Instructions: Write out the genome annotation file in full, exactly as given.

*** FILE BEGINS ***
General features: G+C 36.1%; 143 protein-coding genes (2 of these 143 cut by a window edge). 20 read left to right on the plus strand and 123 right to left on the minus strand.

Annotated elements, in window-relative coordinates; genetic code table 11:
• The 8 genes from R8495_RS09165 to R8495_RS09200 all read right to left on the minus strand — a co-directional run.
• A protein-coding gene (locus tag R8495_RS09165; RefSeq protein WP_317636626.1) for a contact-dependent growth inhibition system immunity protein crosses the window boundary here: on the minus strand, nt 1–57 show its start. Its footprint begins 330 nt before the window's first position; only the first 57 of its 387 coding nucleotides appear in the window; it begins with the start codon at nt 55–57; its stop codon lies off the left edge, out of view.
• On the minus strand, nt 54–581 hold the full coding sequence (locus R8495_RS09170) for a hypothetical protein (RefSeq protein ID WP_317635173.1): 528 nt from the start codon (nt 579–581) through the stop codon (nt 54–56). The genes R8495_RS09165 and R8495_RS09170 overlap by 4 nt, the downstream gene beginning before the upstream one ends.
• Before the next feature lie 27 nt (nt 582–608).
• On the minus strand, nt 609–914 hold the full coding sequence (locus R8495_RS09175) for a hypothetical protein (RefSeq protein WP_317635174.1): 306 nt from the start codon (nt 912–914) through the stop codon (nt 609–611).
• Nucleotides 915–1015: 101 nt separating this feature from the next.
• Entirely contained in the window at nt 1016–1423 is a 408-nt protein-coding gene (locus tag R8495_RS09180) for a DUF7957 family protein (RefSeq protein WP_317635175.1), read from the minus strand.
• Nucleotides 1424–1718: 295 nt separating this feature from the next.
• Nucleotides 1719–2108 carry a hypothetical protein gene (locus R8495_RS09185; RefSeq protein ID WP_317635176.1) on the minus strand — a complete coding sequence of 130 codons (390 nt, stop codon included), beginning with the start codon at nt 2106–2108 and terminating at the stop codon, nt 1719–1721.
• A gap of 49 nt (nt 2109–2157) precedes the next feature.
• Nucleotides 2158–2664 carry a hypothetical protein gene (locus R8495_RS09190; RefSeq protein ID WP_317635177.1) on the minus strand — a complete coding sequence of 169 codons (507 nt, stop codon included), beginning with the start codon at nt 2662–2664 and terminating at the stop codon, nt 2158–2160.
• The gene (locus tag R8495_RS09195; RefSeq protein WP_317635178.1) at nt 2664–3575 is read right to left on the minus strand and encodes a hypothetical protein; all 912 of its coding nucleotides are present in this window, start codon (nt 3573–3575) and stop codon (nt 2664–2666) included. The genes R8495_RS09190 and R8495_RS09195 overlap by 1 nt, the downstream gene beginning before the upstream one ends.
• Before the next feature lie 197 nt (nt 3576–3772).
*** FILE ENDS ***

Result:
General features: G+C 36.1%; 143 protein-coding genes (2 of these 143 cut by a window edge). 20 read left to right on the plus strand and 123 right to left on the minus strand.

Annotated elements, in window-relative coordinates; genetic code table 11:
• The 8 genes from R8495_RS09165 to R8495_RS09200 all read right to left on the minus strand — a co-directional run.
• A protein-coding gene (locus tag R8495_RS09165; RefSeq protein WP_317636626.1) for a contact-dependent growth inhibition system immunity protein crosses the window boundary here: on the minus strand, nt 1–57 show its start. Its footprint begins 330 nt before the window's first position; only the first 57 of its 387 coding nucleotides appear in the window; it begins with the start codon at nt 55–57; its stop codon lies off the left edge, out of view.
• On the minus strand, nt 54–581 hold the full coding sequence (locus R8495_RS09170) for a hypothetical protein (RefSeq protein ID WP_317635173.1): 528 nt from the start codon (nt 579–581) through the stop codon (nt 54–56). The genes R8495_RS09165 and R8495_RS09170 overlap by 4 nt, the downstream gene beginning before the upstream one ends.
• Before the next feature lie 27 nt (nt 582–608).
• On the minus strand, nt 609–914 hold the full coding sequence (locus R8495_RS09175) for a hypothetical protein (RefSeq protein WP_317635174.1): 306 nt from the start codon (nt 912–914) through the stop codon (nt 609–611).
• Nucleotides 915–1015: 101 nt separating this feature from the next.
• Entirely contained in the window at nt 1016–1423 is a 408-nt protein-coding gene (locus tag R8495_RS09180) for a DUF7957 family protein (RefSeq protein WP_317635175.1), read from the minus strand.
• Nucleotides 1424–1718: 295 nt separating this feature from the next.
• Nucleotides 1719–2108 carry a hypothetical protein gene (locus R8495_RS09185; RefSeq protein ID WP_317635176.1) on the minus strand — a complete coding sequence of 130 codons (390 nt, stop codon included), beginning with the start codon at nt 2106–2108 and terminating at the stop codon, nt 1719–1721.
• A gap of 49 nt (nt 2109–2157) precedes the next feature.
• Nucleotides 2158–2664 carry a hypothetical protein gene (locus R8495_RS09190; RefSeq protein ID WP_317635177.1) on the minus strand — a complete coding sequence of 169 codons (507 nt, stop codon included), beginning with the start codon at nt 2662–2664 and terminating at the stop codon, nt 2158–2160.
• The gene (locus tag R8495_RS09195; RefSeq protein WP_317635178.1) at nt 2664–3575 is read right to left on the minus strand and encodes a hypothetical protein; all 912 of its coding nucleotides are present in this window, start codon (nt 3573–3575) and stop codon (nt 2664–2666) included. The genes R8495_RS09190 and R8495_RS09195 overlap by 1 nt, the downstream gene beginning before the upstream one ends.
• Before the next feature lie 197 nt (nt 3576–3772).